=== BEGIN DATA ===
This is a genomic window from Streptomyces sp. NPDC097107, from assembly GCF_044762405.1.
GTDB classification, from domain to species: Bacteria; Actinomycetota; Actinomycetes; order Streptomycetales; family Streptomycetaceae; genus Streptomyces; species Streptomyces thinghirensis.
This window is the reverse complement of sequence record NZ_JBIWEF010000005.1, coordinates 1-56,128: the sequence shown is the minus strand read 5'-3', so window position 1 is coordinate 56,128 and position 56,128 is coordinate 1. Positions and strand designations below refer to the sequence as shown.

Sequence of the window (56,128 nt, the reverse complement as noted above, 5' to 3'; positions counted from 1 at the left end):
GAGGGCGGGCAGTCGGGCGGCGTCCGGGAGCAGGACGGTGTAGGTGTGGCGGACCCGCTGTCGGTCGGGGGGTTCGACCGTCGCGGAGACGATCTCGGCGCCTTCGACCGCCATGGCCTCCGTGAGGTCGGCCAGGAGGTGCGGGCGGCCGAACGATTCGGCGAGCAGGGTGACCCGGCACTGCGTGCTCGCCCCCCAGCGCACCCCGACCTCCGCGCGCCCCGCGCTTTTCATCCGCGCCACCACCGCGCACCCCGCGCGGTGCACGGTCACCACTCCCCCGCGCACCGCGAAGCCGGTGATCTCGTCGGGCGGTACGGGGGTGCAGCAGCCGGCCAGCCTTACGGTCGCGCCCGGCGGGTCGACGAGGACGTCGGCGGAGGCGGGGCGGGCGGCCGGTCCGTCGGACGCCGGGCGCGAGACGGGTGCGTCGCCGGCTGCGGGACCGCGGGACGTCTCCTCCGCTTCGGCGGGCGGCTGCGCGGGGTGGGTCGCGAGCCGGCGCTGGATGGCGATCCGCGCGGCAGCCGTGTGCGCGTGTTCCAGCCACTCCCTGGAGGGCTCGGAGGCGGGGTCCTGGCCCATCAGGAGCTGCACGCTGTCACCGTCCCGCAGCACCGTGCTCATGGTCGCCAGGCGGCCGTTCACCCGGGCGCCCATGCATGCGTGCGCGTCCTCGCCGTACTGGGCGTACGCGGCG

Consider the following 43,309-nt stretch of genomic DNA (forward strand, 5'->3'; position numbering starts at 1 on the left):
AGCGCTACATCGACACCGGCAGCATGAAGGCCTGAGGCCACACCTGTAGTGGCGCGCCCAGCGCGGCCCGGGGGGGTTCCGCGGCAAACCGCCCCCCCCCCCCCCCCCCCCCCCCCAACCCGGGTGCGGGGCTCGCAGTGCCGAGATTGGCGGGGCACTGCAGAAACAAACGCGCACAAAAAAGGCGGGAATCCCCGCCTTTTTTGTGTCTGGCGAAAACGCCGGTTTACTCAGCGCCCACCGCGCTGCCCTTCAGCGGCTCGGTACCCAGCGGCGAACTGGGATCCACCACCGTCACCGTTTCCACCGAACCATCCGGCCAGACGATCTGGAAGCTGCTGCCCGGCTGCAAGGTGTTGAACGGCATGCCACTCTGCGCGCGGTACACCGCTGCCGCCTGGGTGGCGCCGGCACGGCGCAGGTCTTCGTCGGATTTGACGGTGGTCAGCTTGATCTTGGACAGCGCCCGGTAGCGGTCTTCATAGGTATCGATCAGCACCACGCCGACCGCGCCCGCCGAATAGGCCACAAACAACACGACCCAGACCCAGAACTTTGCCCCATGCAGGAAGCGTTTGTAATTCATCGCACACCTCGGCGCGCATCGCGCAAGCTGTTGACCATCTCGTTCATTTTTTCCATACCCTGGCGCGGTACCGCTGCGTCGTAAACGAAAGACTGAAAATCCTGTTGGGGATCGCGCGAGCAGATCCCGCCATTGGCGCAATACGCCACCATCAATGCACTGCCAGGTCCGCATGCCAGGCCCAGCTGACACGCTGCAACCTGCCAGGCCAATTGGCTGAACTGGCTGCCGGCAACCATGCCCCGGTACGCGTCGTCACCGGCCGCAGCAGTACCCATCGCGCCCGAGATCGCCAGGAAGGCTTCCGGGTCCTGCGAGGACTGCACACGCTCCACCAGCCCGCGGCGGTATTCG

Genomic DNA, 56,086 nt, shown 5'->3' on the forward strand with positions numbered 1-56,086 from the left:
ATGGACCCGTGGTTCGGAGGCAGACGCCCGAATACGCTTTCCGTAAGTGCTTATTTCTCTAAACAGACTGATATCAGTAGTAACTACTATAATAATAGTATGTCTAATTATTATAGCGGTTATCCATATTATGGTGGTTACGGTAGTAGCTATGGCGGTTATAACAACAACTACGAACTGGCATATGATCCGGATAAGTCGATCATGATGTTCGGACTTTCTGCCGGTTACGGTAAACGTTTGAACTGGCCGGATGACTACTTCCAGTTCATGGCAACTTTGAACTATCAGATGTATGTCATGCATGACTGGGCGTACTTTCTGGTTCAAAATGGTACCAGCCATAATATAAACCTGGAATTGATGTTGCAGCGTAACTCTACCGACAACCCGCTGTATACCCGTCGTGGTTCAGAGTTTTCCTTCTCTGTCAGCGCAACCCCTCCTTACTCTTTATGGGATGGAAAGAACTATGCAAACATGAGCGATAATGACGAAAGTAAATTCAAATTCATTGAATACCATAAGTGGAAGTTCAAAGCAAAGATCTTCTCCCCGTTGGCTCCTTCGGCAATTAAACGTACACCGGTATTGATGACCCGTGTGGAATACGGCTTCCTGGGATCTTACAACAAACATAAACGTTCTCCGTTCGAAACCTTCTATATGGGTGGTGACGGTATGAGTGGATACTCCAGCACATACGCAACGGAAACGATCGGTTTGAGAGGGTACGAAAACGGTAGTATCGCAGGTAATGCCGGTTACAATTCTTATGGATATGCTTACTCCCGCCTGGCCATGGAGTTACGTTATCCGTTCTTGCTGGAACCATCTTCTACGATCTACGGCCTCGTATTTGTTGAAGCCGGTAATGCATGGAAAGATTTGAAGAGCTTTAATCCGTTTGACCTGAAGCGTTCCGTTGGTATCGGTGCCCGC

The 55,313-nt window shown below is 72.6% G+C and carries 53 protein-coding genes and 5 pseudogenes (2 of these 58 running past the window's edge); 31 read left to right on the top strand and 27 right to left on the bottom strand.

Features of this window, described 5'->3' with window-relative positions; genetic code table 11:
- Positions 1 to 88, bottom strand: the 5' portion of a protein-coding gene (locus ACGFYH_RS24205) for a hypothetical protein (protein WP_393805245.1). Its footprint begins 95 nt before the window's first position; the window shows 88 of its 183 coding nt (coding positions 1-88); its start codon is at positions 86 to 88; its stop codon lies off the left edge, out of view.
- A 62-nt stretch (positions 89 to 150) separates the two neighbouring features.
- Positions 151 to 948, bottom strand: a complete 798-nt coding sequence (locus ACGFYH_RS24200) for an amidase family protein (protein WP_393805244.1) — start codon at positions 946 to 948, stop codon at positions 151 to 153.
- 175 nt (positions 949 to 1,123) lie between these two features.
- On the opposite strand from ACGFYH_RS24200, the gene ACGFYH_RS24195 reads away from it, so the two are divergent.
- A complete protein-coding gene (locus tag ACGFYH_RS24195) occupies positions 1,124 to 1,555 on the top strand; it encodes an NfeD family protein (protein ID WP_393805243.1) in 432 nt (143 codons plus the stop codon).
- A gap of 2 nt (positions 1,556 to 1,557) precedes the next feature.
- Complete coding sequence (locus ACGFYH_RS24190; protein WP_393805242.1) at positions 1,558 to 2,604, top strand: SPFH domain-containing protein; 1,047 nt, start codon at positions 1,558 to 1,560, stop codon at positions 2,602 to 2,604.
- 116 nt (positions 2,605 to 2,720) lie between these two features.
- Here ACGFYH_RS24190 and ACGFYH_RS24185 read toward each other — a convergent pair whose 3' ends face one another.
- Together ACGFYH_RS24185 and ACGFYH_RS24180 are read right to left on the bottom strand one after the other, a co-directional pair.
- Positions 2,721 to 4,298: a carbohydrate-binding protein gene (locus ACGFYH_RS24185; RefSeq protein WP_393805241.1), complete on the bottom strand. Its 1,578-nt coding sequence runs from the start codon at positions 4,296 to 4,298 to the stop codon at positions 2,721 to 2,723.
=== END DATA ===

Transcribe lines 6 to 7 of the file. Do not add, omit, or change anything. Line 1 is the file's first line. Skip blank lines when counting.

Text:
Consider the following 43,309-nt stretch of genomic DNA (forward strand, 5'->3'; position numbering starts at 1 on the left):
AGCGCTACATCGACACCGGCAGCATGAAGGCCTGAGGCCACACCTGTAGTGGCGCGCCCAGCGCGGCCCGGGGGGGTTCCGCGGCAAACCGCCCCCCCCCCCCCCCCCCCCCCCCCAACCCGGGTGCGGGGCTCGCAGTGCCGAGATTGGCGGGGCACTGCAGAAACAAACGCGCACAAAAAAGGCGGGAATCCCCGCCTTTTTTGTGTCTGGCGAAAACGCCGGTTTACTCAGCGCCCACCGCGCTGCCCTTCAGCGGCTCGGTACCCAGCGGCGAACTGGGATCCACCACCGTCACCGTTTCCACCGAACCATCCGGCCAGACGATCTGGAAGCTGCTGCCCGGCTGCAAGGTGTTGAACGGCATGCCACTCTGCGCGCGGTACACCGCTGCCGCCTGGGTGGCGCCGGCACGGCGCAGGTCTTCGTCGGATTTGACGGTGGTCAGCTTGATCTTGGACAGCGCCCGGTAGCGGTCTTCATAGGTATCGATCAGCACCACGCCGACCGCGCCCGCCGAATAGGCCACAAACAACACGACCCAGACCCAGAACTTTGCCCCATGCAGGAAGCGTTTGTAATTCATCGCACACCTCGGCGCGCATCGCGCAAGCTGTTGACCATCTCGTTCATTTTTTCCATACCCTGGCGCGGTACCGCTGCGTCGTAAACGAAAGACTGAAAATCCTGTTGGGGATCGCGCGAGCAGATCCCGCCATTGGCGCAATACGCCACCATCAATGCACTGCCAGGTCCGCATGCCAGGCCCAGCTGACACGCTGCAACCTGCCAGGCCAATTGGCTGAACTGGCTGCCGGCAACCATGCCCCGGTACGCGTCGTCACCGGCCGCAGCAGTACCCATCGCGCCCGAGATCGCCAGGAAGGCTTCCGGGTCCTGCGAGGACTGCACACGCTCCACCAGCCCGCGGCGGTATTCG